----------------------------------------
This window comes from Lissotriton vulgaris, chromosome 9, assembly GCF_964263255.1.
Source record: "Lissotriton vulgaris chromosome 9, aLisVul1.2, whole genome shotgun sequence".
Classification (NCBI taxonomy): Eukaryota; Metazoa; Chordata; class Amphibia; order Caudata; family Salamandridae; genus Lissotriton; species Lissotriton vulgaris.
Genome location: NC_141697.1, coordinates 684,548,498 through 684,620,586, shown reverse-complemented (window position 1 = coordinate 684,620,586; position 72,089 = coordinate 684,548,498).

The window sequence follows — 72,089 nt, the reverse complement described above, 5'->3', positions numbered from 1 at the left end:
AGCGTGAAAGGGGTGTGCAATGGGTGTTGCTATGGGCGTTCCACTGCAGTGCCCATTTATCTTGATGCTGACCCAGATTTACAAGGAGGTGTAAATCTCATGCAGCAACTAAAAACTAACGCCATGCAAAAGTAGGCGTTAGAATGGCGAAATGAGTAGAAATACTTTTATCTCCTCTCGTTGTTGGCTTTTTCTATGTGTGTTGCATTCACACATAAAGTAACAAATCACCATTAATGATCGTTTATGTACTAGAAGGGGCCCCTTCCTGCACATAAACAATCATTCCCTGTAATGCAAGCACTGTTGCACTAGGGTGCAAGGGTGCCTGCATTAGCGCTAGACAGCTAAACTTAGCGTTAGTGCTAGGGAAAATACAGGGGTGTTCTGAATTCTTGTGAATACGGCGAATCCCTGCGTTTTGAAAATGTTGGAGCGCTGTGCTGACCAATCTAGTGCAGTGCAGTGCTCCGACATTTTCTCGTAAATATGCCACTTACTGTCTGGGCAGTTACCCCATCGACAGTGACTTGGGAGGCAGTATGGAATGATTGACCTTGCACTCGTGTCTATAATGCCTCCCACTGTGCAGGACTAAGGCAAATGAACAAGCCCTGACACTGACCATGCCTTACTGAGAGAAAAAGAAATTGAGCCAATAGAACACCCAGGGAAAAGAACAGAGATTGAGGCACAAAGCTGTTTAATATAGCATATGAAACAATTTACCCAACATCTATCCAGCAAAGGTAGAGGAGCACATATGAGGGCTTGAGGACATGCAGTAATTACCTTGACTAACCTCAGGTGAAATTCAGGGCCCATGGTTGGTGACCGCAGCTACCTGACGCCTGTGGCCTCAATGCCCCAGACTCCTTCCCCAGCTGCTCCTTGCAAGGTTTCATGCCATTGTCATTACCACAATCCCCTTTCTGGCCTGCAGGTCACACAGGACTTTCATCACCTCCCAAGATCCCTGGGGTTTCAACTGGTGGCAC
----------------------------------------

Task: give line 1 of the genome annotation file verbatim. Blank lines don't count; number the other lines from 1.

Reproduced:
This window comes from Lissotriton vulgaris, chromosome 9, assembly GCF_964263255.1.